Inuit Art Quarterly
From the rush of a dog team racing across the frozen Nunatsiavut landscape to fishing near the pulsing Pinware River, St John’sbased painter Bronson Jacque has honed a visual language all his own—one laden with time and memory that softens the edges in a loose, hazy naturalism. “When I was growing up, I didn’t realize I needed glasses so everything I saw was blurry except for things that were near me,” the artist explains. This early experience with the mechanics of optics and the shifting nature of human vision has found its way into his painting practice, which heavily favours imagery that invites a viewer’s close attention and plays with their understanding of distance and perspective.
Jacque, who has come to be known for his evocative and often dreamy scenes, was raised in an ar tistic family from Postville, Nunatsiavut, NL, and has been engaged in making since an early age. “It’s just something that we do up in Labrador, creating things,” says Jacque. “We like to make things with our hands, it makes us feel proud—sharing the things that are on our mind.”
Though he no longer resides in Nunatsiavut, the ar tist fondly recalls childhood memories of living near the ocean, and they resonate in his work: “When you’re a kid everything feels beautiful. By capturing this same quality in a painting, for me, it makes the subject feel much more intimate and personal.” Affect is an important consideration in his practice: “I’m interested in translating a moment or a feeling,” he adds about scenes like Trappers Cove (2019) that combine the intangibility of memory with his soft touch.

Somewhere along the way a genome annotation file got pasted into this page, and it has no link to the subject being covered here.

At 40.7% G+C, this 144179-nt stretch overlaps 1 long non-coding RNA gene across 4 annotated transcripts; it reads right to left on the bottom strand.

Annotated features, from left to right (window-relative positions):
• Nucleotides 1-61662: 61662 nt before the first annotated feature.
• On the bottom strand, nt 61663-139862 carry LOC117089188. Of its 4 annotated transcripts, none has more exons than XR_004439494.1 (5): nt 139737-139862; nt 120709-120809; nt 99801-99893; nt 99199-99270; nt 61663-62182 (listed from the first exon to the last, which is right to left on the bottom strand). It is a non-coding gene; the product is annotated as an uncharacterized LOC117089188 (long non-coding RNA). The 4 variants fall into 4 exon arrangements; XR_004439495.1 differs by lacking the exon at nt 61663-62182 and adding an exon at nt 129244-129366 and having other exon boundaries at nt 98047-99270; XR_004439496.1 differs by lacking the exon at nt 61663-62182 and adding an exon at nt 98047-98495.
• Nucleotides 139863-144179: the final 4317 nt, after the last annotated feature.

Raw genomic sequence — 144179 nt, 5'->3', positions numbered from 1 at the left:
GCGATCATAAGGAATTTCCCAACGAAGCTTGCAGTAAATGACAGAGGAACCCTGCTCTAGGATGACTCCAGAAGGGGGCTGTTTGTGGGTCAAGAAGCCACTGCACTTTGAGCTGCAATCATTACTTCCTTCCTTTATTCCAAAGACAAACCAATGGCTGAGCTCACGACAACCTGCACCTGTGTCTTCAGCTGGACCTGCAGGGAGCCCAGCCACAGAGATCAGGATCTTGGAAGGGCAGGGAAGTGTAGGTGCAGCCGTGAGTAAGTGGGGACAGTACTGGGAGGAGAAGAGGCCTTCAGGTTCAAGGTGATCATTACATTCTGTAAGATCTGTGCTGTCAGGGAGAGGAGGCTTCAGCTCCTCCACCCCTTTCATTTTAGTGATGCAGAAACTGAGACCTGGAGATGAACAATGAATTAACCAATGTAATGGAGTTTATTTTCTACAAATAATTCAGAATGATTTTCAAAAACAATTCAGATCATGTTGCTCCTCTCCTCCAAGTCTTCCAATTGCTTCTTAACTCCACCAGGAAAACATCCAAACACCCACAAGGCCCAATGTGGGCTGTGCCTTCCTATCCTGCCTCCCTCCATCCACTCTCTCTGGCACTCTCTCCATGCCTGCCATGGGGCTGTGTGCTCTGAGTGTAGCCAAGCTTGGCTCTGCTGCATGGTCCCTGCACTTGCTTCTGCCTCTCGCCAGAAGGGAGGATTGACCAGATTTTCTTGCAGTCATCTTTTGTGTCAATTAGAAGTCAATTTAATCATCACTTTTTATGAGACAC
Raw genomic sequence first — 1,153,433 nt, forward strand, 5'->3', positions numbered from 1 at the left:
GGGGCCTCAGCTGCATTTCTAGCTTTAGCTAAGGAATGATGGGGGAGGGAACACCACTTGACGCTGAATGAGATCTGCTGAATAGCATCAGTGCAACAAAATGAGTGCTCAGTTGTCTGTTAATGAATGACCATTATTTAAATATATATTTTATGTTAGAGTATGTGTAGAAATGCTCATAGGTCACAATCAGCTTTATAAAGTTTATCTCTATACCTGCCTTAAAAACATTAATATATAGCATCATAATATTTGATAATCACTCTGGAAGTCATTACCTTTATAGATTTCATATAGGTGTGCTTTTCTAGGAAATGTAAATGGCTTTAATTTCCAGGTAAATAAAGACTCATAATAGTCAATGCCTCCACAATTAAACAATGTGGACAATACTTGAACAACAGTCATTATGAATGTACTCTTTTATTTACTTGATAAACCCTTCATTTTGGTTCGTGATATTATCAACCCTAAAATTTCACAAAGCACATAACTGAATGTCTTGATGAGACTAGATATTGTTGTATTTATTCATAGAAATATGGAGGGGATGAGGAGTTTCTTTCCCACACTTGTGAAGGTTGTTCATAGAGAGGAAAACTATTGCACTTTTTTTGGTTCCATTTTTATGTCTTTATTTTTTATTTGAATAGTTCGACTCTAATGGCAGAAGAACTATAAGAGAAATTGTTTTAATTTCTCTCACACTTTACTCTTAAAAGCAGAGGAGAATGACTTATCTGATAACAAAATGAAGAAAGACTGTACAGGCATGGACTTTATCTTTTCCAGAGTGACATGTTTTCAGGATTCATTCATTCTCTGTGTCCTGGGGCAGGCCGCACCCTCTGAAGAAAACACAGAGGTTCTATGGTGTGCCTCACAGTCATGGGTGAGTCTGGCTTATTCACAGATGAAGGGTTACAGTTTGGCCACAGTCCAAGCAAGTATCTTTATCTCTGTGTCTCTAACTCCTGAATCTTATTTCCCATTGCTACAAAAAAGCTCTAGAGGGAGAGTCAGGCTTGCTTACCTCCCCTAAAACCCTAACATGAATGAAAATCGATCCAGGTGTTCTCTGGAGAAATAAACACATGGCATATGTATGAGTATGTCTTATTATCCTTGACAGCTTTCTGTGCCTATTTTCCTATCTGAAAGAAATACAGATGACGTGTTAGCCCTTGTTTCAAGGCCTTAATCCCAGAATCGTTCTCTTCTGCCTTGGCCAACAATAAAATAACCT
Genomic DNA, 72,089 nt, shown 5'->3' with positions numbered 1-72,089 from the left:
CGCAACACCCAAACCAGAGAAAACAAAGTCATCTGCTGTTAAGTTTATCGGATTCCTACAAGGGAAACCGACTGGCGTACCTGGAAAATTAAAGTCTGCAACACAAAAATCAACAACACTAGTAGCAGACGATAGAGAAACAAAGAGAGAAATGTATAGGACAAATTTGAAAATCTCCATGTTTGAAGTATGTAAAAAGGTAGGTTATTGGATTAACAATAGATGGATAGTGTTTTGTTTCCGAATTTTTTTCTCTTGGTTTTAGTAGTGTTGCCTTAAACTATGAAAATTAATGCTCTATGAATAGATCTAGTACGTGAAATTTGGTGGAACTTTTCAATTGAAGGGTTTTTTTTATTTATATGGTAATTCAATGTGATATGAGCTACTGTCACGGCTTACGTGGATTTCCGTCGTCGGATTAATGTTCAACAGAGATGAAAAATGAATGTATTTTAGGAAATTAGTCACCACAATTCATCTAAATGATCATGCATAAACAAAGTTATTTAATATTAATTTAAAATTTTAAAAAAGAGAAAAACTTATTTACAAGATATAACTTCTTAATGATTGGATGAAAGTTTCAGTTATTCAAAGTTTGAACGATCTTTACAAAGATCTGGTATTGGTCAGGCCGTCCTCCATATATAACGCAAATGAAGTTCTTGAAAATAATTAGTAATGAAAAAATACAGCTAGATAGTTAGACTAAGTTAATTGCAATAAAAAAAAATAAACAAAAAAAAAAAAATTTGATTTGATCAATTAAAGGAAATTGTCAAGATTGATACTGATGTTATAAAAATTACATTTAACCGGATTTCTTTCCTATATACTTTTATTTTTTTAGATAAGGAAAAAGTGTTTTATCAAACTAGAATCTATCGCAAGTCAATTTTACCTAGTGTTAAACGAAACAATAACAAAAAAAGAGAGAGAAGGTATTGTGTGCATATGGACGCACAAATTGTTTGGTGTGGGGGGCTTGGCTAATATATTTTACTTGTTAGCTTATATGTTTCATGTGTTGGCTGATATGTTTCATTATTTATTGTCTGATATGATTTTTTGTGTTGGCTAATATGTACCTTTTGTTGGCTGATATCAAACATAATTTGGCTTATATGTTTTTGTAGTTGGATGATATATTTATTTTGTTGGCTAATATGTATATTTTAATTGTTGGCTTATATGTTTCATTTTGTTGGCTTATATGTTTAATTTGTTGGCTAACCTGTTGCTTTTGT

Trappers Cove depicts the striking silhouette of a fishing boat caught in roiling waters, vibrating with visible strokes of plum, lilac, marigold and coral that relay the flicking evening light across the water’s surface.
The urge to capture fleeting moments pervades works such as Uncle Doug’s Wharf
(2019). Here a lone fisherman traverses a human-made landscape of patchwork boards, planks and plywood panels that mend years of use, all of it dissolving into early-morning mist. Behind him, a bright tangerine buoy, a cerulean-tipped qamutiik and an olive fishing net punctuate the otherwise muted scene. The atmosphere is palpably thick, and the viewer feels the inescapable vastness of the sea and sky as a bridge, boat and similar coastal markers are gradually absorbed into the distant fog. For the artist, whose family has long worked on the water, scenes such as this evoke another kind of aura. “The wharf is a social place, a place to gather and a place where people make their living,” he explains. “It is a very vital part of a small community, especially on the north coast of Nunatsiavut where you get your food from the sea.”
Jacque works full-time as an artist and receives steady commissions ranging from family portraits to a large-scale painting for the inaugural exhibition of the Inuit Art Centre in Winnipeg, MB, which opens in 2020 and has Jacque bracing for an exciting year ahead. He looks forward to exploring more abstract terrain in the future while also remaining committed to honing his ability to capture the fleeting and ephemeral across his work: “I really want to present different moments to people. Creating art is about sharing stories and communicating and is a great way of giving yourself to someone else, in an intimate and personal way.”